Yesterday, I posted about the Kameoka House here in northern Fukushima Prefecture. It was built in 1904. At that time, the Kameoka family would not have had electricity.
***Electricity was being developed during the 1800’s. I think it started becoming mainstream in the United States around the turn of the century (that is, around the year 1900.) But of course, that would have depended on where one was in the United States. Electric city lights were introduced to the northeast city areas at the end of the 1800’s, but I think it was a long and slow process for electricity to reach the rest of the United States.
***Japan received electricity later than the United States. And, of course, the rural areas received it later than the city areas. My ninety-five year old teacher was born in the 1920’s, and in a small town. He said they had no electricity. (I asked him, “Which is better, electricity or no electricity?” He emphatically said that life with electricity is better, no doubt about it. So if any of you are romanticizing the olden days, well, maybe you better turn off your internet. And your washing machine And your freezer. And your phone. And your lights. Well, you could still use lights, but they might be fueled by kerosene or–in Japan, fueled by whale blubber.)
My ninety-five year old teacher said that the first time electricity came to his town was when the street lights became powered with electricity. He says he remembers that.
Japan was quite poor until after World War 2 and thus electrical devices were slow in coming to Japanese families (compared to families in the United States.)
Hey, hey! It’s Photostravaganza Time!
What would one have used if one had lived in the days before electricity?
Paper Lanterns. Paper and bamboo umbrellas.
The open cabinet? Do you know what it is? Can you guess? (No fair if you are older and recognize this from your childhood! I know my mother and father also used this in their family.)
It’s an icebox. Without electricity, ice was put into the top and it kept food cold. Not frozen, so no ice cream or slightly slushy sodas.
My mom has told me how in Fort Worth, TX, ice was chunked off the lake in winter and then kept in blocks and sold through summer.
Actually, I don’t know if my dad’s family had an icebox. He lived in the Hill Country, further south than my mom, and his home was a farm, and much more rustic than her home.
I knew what this is because my parents-in-law also have one in their home. (It’s old and never used.)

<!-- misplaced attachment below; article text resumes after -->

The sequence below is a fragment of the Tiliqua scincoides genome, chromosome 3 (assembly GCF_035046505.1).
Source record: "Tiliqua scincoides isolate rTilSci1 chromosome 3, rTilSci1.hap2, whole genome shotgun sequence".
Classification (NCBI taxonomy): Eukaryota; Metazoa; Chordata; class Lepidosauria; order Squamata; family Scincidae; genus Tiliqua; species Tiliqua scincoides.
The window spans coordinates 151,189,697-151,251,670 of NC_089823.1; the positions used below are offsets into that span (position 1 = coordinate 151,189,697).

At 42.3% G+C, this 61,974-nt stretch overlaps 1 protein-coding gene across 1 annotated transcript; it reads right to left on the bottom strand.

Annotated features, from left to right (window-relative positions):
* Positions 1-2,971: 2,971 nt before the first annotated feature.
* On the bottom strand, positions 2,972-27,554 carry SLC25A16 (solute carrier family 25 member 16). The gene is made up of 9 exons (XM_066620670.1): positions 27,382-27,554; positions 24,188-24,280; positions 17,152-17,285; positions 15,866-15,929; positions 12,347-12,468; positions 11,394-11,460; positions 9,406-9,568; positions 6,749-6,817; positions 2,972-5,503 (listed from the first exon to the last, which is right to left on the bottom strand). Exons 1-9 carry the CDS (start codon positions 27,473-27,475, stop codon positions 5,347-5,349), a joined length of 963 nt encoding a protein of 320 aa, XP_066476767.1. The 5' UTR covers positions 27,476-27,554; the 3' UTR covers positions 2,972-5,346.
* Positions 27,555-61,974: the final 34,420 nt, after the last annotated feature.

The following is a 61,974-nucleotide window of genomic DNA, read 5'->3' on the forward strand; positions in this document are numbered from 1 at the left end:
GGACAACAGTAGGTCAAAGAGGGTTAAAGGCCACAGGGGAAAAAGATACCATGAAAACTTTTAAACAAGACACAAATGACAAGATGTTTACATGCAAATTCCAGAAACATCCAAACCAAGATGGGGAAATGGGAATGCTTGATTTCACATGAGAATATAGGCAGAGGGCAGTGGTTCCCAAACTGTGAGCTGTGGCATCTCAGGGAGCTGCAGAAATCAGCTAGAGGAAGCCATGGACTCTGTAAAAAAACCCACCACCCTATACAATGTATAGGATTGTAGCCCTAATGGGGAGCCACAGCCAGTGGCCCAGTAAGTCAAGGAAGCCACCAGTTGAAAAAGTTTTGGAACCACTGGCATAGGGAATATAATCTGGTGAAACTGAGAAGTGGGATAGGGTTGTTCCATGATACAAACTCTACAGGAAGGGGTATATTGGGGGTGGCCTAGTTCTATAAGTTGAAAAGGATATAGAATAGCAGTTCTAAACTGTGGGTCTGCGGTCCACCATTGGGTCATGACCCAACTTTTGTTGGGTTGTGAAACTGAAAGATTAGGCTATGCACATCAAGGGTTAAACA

It’s a fireplace called an irori. It was used for cooking.
I’ve always been curious as to where the smoke goes (for my mansucript.) I’ve read that straw roofs were used.
However, this house does not have a straw roof–its roof is wooden.
I asked my tour guide about the smoke. He said that the smoke would not leave the room. I said that sounded very uncomfortable. He said, though, that the smoke was useful in summer for killing the insects.
These “irori” were not safe—the famed physician from Fukushima, Noguchi, was lame in one hand due to falling into his family’s irori when he was young!
(Life in the olden days is starting to sound less and less fun????)
A loom would have been how certain materials were created.
Straw baskets. No metal or plastic containers at that time.
A very, very, very old mirror.
Kids are protesting now about the state of the world’s climate and environmental issues, and rightfully so.
One of the goals of my blog is to encourage kids to think. I hope it helps all of you to think about environmental issues, where we get our electricity. What would we do without electricity?
I’d like to encourage children to learn more about it all. None of it is an easy subject. I wish adults were more active when it comes to helping kids navigate these issues, but unfortunately, I think most adults are dropping the ball on this one.
I’m also learning, too, as I didn’t start seriously thinking about where electricity comes from until the meltdowns of 2011. Yay to people like Greta Thurnberg who are leading others in using their brain, instead of taking this world and its resources for granted. Thank you, Greta!